The UN had stopped releasing figures because it became "impossible to count all the bodies" ? half the country`s population has been displaced and the makeshift prisons continue to swell with detainees, he said.

"It did not have to be this way," said the UN chief, recalling that three years ago, when thousands of Syrians began peaceful protests, calling not for regime change, but reform, they had been carrying banners, not weapons.

He said that the government`s response had been "merciless" as snipers and tanks fired indiscriminately into the crowds. Repeated appeals to President Bashar Al Assad fell on deaf ears and eventually protestors took up arms.

"Syrians turned against each other. Regional powers became involved. Radical groups gained a foothold. Syria today is increasingly a failed State. These bleak prospects have darkened further with the flare-up of violence and sectarian tensions in Iraq.

"Suddenly, the cohesion and integrity of two major countries, not just one, is in question," said the Secretary-General, stressing that against such a backdrop the time is "long past" for the global community, particularly the Security Council, to uphold its responsibilities.

The UN chief set out a six-point strategy, which he said could "chart a principled and integrated way forward to international action," with the immediate priority of ending the violence.

Calling for scaled up efforts to ease the humanitarian suffering and protect human rights and dignity, the Secretary-General said barely a third of the funding needed to address the deepening crisis had been provided.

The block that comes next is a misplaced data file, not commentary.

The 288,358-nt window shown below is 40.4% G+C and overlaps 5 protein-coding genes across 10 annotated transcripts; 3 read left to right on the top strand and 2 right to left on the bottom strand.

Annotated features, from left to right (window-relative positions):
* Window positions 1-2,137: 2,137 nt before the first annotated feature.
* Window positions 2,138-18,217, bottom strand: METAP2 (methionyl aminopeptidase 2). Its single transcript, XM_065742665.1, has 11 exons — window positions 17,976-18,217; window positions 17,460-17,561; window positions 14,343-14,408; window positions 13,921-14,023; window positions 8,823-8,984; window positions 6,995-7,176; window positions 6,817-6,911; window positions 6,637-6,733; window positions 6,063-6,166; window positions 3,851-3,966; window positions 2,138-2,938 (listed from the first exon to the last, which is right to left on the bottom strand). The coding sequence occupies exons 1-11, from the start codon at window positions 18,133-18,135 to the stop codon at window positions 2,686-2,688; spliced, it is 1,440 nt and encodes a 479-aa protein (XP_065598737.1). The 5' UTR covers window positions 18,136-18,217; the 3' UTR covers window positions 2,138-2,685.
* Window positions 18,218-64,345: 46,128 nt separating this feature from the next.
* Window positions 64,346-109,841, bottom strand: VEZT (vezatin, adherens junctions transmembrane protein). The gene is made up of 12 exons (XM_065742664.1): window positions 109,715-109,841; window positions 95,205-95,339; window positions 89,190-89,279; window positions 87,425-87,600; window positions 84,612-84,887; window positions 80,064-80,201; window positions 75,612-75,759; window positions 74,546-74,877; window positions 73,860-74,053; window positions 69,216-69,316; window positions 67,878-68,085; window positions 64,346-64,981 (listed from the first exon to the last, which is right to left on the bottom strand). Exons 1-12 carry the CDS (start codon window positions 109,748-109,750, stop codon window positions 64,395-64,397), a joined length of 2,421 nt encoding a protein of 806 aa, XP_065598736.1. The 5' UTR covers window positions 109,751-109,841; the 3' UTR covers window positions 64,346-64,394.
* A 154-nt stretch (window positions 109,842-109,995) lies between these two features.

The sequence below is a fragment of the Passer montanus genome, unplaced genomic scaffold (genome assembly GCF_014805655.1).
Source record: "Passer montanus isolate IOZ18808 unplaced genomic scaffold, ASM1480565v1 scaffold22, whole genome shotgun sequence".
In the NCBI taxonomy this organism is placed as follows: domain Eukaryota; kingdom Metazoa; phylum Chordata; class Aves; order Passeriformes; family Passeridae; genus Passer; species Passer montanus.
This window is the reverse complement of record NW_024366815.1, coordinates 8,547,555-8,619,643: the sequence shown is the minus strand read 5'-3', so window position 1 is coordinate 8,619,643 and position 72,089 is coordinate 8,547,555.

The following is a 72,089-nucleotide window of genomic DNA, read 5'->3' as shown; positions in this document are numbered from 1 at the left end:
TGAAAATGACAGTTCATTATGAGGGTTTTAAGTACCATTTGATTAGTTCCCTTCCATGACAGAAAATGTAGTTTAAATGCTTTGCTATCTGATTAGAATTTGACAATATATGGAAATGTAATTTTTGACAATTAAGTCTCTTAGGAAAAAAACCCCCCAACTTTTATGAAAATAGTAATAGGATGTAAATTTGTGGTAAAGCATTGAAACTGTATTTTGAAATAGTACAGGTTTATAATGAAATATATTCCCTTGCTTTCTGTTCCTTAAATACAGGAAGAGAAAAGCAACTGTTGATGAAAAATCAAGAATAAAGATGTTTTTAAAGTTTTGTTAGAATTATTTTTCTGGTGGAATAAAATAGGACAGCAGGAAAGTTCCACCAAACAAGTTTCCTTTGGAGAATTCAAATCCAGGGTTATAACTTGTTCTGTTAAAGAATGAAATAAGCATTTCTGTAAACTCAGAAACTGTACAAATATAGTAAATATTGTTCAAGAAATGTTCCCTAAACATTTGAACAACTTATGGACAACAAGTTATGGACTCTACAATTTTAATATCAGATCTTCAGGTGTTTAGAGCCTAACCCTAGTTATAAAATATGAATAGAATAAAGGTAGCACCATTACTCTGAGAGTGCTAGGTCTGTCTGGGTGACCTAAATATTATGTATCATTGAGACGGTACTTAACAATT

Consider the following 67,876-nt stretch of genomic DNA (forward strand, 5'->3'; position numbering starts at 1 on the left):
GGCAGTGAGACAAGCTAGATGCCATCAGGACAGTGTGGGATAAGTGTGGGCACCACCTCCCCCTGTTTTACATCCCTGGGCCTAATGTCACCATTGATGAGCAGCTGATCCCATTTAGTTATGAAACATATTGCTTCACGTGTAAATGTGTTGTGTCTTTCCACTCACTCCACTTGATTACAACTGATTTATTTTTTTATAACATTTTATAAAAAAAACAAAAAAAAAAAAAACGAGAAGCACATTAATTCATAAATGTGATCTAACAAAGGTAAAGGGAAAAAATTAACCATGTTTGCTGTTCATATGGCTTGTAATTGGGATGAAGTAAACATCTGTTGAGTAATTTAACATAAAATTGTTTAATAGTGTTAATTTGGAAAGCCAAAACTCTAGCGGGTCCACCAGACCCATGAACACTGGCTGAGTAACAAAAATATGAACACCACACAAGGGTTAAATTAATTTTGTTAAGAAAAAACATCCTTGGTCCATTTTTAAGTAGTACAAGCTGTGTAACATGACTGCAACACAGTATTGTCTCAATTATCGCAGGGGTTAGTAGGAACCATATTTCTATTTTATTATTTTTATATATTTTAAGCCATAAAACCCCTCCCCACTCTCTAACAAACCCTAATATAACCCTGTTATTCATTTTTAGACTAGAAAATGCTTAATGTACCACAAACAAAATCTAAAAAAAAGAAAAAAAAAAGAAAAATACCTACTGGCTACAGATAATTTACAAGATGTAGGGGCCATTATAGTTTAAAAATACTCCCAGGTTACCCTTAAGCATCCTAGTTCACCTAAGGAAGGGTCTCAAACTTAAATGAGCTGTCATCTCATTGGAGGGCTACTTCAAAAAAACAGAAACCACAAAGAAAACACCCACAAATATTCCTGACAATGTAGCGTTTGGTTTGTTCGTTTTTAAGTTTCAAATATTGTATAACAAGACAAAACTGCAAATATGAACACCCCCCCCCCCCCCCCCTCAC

He called on the Syrian government to end siege warfare on civilian areas and for both the government and the armed opposition to immediately release individuals that have been detained arbitrarily.
"We desperately needs new efforts to start a serious political process for a new Syria," said Ban.

The 2012 Geneva Communique had set out a clear roadmap for a democratic transition and remains the basis for any peaceful settlement. "However, the warring parties systematically blocked the tireless efforts of two of the world`s leading diplomats, Kofi Annan and Lakhdar Brahimi."

While Syria`s neighbours were showing "remarkable resilience and generosity" in hosting the massive influx of refugees, he said that the already heightened economic, social and political strains in recipient countries could intensify. He noted that the Syrian conflict has now spread visibly and devastatingly to Iraq, with flows of arms and fighters across a porous border.

"Here, too, while responding to a very real danger, one must also guard against a narrative that fails to see the legitimate grievances of all the country`s people, and pursues a sectarian agenda," he said.

"The ISIS is a threat to all communities in Iraq; all should now work together. Moderate Sunnis should make it clear that they are against terrorism. Kurds should not be seen as disengaging or benefitting from the ongoing chaos. And Shias should agree that the army is a national institution. Sectarian warfare is a disaster for all," he added.